If you haven’t been watching A&E’s new series “Longmire,” you’ve been missing out on arguably the best original drama on the network…and in case you think that might be damning it with faint praise, I’ll go ahead and up the ante and suggest that it’s one of the best new dramas of 2012. With a tone that places it somewhere between FX’s “Justified” and CBS’s “Jesse Stone” movies, “Longmire” has the modern-day-western elements of the former but the pace of the latter, resulting in a series that isn’t afraid to take its time to get to where it’s going. I was fortunate enough to speak with “Longmire” executive producer John Coveny about the series wrapping its first season, prepping for its second, and how much more of the supporting cast we’ll get to see when the show comes back for its sophomore year.
Bullz-Eye: Season 1 of Longmire is just getting ready to wrap up. How have you enjoyed working on the show thus far? Do you feel like you’ve gotten a handle on these televised adventures of Walt Longmire?
John Coveny: I feel like we do. I’ve said this before, but when I come home, I’ve said, “I’ve never been more tired or more proud in my life.” [Laughs.] Just as far as what we’re creating, that kind of crazy creative alchemy that shows have, with the crew and cast, the writers and editors, the studio and the network, all seem to be on the same page. Or, by virtue of the experience of seeing a couple of episodes, they’ve gotten on the same page. We’re all making the same show, I guess you’d say, and we’re all ready proud of it. And we’re looking forward to ramping back up for Season 2. We like being kind of the unknown show that people are starting to discover. It’s a nice place to be right now.
BE: When you got the word that Season 2 was a go, was it a case where you went, “Well, I knew this was going to happen because I knew we were doing that well,” or did you breathe a sigh of relief and go, “Oh, thank God”?
JC: Well, it actually was “thank God.” [Laughs.] But with a little bit of anger underneath. Because, y’know, you see the ratings, and…I’m actually not a Deadline Hollywood reader every day. I go there probably every other day. But every day you hear about shows getting picked up, different networks, different ratings. But I’m not kidding you, the executive producers were all hanging out, going, “This show got picked up, that show got picked up, what’s up with us? I hope we get a chance! Maybe next week.” And literally, after we got an email from one of the actors saying, “What’s the deal? This show got picked up. Why not us?” 30 minutes later the assistant came in with Greer (Shepherd), myself, and Hunt Baldwin, and said, “Guys, we’re going again. We got picked up!” So we got into our car, and…well, because of where we film “Longmire,” we drove an hour and a half to location, where all the actors where doing their thing, and I bought two quarts of Busch Beer. And when we had a break in the action, we shook up some beer champaign-style, sprayed in the air, said, “Season 2 is on the way!” It was a great day. You could see on people’s faces that…they weren’t out of it. What I mean is, when you’re in the middle of location in the middle of New Mexico and driving hundreds of miles a week to shoot the show, it wears on people. But everyone stepped up and really loved the show, they put that effort forward, and I think that’s why it got picked up. Everyone’s effort really pushed the show into a very special territory.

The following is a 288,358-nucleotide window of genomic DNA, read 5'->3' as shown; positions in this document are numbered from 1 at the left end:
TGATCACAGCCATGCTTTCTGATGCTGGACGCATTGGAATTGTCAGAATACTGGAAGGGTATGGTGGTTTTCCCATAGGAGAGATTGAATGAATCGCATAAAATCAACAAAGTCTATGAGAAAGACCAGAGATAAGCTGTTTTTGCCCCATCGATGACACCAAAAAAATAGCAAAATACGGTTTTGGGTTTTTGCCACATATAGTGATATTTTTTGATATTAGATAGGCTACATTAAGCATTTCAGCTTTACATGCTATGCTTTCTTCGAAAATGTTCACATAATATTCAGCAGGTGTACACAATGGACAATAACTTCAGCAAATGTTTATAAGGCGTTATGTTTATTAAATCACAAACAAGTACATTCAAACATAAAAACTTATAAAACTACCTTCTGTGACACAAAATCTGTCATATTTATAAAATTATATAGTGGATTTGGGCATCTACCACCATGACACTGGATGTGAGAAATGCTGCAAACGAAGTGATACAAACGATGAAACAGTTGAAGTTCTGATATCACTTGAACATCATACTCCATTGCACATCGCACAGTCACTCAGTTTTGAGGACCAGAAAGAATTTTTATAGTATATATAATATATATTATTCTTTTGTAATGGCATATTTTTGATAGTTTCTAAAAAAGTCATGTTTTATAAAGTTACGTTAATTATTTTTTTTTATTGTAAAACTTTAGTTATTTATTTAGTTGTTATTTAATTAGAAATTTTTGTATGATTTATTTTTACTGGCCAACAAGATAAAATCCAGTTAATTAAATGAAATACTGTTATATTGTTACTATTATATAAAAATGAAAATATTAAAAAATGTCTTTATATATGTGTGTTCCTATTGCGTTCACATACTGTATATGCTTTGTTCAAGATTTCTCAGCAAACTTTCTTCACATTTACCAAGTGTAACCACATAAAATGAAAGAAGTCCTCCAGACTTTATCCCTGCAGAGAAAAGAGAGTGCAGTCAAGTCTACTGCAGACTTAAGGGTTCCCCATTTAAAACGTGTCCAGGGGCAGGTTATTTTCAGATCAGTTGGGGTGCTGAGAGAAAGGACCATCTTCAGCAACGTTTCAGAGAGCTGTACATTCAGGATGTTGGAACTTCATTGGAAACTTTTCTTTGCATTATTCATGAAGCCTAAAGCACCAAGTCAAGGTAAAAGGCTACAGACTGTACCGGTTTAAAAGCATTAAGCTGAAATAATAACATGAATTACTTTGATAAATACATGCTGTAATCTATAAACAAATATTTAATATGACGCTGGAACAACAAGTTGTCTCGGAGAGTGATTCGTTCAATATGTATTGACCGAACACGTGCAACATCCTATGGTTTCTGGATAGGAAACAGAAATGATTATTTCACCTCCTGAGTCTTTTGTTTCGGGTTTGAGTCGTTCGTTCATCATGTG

BE: When I talked to Lou Diamond Phillips a few weeks ago, I told him that one of the things I find most enjoyable and surprising about the show is that it’s allowed to go at its own pace. It’s not rapid-fire. It’s ambling.